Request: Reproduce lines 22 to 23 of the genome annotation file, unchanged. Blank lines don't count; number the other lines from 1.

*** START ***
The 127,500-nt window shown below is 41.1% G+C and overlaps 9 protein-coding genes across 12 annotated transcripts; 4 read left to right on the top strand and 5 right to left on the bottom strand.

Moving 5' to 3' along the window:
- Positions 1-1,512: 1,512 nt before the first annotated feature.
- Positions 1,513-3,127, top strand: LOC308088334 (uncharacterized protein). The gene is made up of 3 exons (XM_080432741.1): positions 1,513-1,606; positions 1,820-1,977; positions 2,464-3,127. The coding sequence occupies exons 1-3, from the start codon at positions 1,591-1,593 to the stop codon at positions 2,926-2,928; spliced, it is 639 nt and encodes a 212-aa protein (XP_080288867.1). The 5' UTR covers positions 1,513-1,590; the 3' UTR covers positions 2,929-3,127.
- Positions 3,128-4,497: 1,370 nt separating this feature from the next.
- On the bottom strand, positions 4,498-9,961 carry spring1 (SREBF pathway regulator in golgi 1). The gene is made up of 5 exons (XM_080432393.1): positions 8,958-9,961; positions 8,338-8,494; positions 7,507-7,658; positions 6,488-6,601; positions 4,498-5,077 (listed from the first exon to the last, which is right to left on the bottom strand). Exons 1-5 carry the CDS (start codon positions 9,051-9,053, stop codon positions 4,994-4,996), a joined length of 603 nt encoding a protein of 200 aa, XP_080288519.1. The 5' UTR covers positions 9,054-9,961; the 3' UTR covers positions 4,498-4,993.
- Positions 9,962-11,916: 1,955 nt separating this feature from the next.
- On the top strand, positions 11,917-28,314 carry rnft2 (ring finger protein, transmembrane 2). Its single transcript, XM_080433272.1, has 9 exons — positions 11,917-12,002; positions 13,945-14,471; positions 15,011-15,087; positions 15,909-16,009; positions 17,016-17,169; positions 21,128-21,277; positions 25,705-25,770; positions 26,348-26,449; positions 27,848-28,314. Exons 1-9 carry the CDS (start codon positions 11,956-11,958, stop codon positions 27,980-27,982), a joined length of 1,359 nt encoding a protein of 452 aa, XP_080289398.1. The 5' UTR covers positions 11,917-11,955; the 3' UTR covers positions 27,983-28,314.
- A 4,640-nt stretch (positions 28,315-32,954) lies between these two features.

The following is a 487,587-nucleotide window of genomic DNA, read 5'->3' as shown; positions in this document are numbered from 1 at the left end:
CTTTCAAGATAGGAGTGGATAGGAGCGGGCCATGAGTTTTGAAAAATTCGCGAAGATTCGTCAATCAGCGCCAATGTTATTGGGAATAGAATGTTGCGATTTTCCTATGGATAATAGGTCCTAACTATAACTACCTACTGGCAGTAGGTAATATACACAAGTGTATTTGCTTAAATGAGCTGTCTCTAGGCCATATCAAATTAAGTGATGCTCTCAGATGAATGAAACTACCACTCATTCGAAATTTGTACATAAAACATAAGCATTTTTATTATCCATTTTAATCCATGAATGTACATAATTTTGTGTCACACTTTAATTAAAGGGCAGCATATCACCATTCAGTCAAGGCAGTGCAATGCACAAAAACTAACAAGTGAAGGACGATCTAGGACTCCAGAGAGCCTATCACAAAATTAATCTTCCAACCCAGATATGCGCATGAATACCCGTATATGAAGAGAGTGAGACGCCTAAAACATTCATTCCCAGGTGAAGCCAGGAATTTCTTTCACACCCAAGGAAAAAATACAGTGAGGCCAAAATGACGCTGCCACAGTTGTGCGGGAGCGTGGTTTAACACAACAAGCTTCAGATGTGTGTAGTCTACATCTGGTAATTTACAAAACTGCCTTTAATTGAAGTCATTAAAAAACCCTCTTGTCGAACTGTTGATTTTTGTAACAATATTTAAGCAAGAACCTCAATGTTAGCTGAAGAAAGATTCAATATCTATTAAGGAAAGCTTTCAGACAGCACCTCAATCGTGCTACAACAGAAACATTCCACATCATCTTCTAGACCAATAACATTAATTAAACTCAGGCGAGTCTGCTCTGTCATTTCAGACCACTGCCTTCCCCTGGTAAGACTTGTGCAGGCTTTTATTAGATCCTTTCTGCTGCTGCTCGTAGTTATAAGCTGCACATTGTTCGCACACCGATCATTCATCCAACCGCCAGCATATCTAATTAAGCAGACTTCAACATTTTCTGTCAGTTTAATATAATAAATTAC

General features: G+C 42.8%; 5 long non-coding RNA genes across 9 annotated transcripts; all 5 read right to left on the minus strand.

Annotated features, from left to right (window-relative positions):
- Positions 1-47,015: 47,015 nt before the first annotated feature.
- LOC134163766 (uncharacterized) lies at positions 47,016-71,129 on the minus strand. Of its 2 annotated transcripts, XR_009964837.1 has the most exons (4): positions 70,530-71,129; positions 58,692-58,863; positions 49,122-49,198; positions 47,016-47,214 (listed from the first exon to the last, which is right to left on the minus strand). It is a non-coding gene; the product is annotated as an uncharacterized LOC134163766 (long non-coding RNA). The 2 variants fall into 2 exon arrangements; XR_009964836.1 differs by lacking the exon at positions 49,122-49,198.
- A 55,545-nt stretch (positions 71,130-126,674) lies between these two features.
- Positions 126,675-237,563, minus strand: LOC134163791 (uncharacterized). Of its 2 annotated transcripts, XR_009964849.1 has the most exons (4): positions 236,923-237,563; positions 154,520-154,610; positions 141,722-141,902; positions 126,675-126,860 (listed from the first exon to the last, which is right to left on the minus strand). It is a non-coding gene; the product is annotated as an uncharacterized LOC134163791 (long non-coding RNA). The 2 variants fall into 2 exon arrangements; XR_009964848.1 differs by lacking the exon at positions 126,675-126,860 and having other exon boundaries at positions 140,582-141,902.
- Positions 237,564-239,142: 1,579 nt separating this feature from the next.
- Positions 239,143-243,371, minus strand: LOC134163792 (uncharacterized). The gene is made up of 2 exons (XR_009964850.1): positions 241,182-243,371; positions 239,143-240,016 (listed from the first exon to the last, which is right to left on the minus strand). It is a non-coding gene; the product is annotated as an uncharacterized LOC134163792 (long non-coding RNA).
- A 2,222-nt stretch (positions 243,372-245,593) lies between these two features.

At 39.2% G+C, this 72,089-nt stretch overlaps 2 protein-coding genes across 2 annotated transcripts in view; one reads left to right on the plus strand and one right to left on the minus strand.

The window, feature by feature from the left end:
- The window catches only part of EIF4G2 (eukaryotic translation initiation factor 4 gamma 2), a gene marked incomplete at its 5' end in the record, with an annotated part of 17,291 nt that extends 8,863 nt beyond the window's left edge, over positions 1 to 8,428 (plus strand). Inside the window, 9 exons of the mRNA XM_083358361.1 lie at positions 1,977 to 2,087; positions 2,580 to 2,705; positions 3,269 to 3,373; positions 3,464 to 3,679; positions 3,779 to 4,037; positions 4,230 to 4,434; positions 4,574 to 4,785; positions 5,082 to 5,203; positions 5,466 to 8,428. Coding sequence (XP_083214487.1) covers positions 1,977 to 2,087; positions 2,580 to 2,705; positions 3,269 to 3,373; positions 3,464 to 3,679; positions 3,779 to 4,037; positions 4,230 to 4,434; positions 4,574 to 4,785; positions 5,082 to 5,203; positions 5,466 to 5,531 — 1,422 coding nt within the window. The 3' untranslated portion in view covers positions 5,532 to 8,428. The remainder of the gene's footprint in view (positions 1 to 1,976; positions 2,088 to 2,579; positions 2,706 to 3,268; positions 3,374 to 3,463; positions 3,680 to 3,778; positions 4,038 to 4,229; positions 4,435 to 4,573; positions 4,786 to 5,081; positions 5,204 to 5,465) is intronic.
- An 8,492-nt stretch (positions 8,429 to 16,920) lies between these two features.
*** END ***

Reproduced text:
The window, feature by feature from the left end:
- The window catches only part of EIF4G2 (eukaryotic translation initiation factor 4 gamma 2), a gene marked incomplete at its 5' end in the record, with an annotated part of 17,291 nt that extends 8,863 nt beyond the window's left edge, over positions 1 to 8,428 (plus strand). Inside the window, 9 exons of the mRNA XM_083358361.1 lie at positions 1,977 to 2,087; positions 2,580 to 2,705; positions 3,269 to 3,373; positions 3,464 to 3,679; positions 3,779 to 4,037; positions 4,230 to 4,434; positions 4,574 to 4,785; positions 5,082 to 5,203; positions 5,466 to 8,428. Coding sequence (XP_083214487.1) covers positions 1,977 to 2,087; positions 2,580 to 2,705; positions 3,269 to 3,373; positions 3,464 to 3,679; positions 3,779 to 4,037; positions 4,230 to 4,434; positions 4,574 to 4,785; positions 5,082 to 5,203; positions 5,466 to 5,531 — 1,422 coding nt within the window. The 3' untranslated portion in view covers positions 5,532 to 8,428. The remainder of the gene's footprint in view (positions 1 to 1,976; positions 2,088 to 2,579; positions 2,706 to 3,268; positions 3,374 to 3,463; positions 3,680 to 3,778; positions 4,038 to 4,229; positions 4,435 to 4,573; positions 4,786 to 5,081; positions 5,204 to 5,465) is intronic.